By Michael Gioia
30 Oct 2013
"I've been planning [The Elphaba Fund] for about five years, and it's just formalizing right now," explained Maguire, who created the foundation with his husband, painter Andy Newman. "The documents are actually still being drawn up by my lawyer, but it's far enough along — in terms of thinking and also funding — that it seems legitimate to announce this."
The Elphaba Fund, which will be registered with the government by the end of 2013, is dedicated to issues of women's and children's health and education — particularly in the third world — arts and literacy education, and environmental causes. A portion of Maguire's profit from the hit musical will fund various charities.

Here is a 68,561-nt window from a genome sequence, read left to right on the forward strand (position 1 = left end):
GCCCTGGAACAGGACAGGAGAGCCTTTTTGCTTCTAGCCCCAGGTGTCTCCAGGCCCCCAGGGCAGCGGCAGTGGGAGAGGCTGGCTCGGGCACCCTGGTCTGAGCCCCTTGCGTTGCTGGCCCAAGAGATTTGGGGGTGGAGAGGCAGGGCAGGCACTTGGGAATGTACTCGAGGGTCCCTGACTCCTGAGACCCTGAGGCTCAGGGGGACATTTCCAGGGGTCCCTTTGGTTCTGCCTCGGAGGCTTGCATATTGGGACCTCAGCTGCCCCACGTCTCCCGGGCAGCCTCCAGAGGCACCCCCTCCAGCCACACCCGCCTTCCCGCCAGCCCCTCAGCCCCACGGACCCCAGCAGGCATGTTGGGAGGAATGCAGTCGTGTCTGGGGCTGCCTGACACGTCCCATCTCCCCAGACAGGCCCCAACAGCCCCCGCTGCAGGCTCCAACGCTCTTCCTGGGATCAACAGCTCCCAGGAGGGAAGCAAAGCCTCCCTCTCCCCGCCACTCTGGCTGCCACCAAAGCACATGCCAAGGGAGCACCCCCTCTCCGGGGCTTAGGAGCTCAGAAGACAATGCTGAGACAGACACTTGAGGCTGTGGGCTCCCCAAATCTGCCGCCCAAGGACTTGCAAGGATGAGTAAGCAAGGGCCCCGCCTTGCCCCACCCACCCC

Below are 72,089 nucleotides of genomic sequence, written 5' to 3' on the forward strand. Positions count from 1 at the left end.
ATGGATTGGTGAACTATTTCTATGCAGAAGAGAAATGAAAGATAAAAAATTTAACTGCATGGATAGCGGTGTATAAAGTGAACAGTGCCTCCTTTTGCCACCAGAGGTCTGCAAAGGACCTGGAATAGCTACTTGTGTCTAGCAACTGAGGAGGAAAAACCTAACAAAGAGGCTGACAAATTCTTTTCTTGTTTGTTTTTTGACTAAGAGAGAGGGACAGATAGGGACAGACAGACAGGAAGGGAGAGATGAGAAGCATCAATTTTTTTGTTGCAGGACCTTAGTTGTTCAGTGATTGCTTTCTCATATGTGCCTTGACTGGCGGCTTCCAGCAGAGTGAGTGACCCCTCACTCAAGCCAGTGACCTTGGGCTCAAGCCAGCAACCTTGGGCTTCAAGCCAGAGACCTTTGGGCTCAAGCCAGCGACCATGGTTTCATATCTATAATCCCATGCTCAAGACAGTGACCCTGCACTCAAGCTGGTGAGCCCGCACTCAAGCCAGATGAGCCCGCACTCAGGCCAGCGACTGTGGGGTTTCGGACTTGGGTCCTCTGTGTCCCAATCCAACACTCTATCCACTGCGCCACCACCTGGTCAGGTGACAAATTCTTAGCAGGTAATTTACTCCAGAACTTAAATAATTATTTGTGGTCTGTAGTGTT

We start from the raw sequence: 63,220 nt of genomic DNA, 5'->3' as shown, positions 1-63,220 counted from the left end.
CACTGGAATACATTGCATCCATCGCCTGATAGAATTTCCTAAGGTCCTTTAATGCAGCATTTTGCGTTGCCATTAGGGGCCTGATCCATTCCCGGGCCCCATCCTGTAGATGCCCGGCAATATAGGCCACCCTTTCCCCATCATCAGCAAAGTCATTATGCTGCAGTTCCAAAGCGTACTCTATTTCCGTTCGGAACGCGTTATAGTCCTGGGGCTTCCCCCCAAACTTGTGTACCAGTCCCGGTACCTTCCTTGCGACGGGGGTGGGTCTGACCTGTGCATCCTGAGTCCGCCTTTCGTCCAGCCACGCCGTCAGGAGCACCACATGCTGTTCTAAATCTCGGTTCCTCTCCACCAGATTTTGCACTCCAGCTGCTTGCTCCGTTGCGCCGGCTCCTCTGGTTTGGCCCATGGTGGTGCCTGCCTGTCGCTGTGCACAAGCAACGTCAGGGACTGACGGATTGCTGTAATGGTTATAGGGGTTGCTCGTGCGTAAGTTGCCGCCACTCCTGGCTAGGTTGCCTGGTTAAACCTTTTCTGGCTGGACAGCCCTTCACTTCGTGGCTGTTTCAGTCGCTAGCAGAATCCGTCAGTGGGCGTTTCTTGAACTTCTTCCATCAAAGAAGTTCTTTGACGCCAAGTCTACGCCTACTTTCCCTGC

"As some people know, I spent some part of my life in an orphanage because my mother died in childbirth when I was born — just like Nessarose's mother [does in the musical] — and also, so did my children," said Maguire. "Each of my three children were given up for adoption and spent some time in children's homes… So, [The Elphaba Fund] is partly to do more for other kids that I can't actually adopt and carry home… The second thing — the education part — is particularly directed towards literacy, libraries and literature education. Wicked comes as a result of my deep engagement with the literature of childhood — the literature of L. Frank Baum and 'The [Wonderful] Wizard of Oz' and with the movie literature of the 1939 film. It was sort of the spontaneous combustion of those two miracles against my childish consciousness that was the termination of 'Wicked.'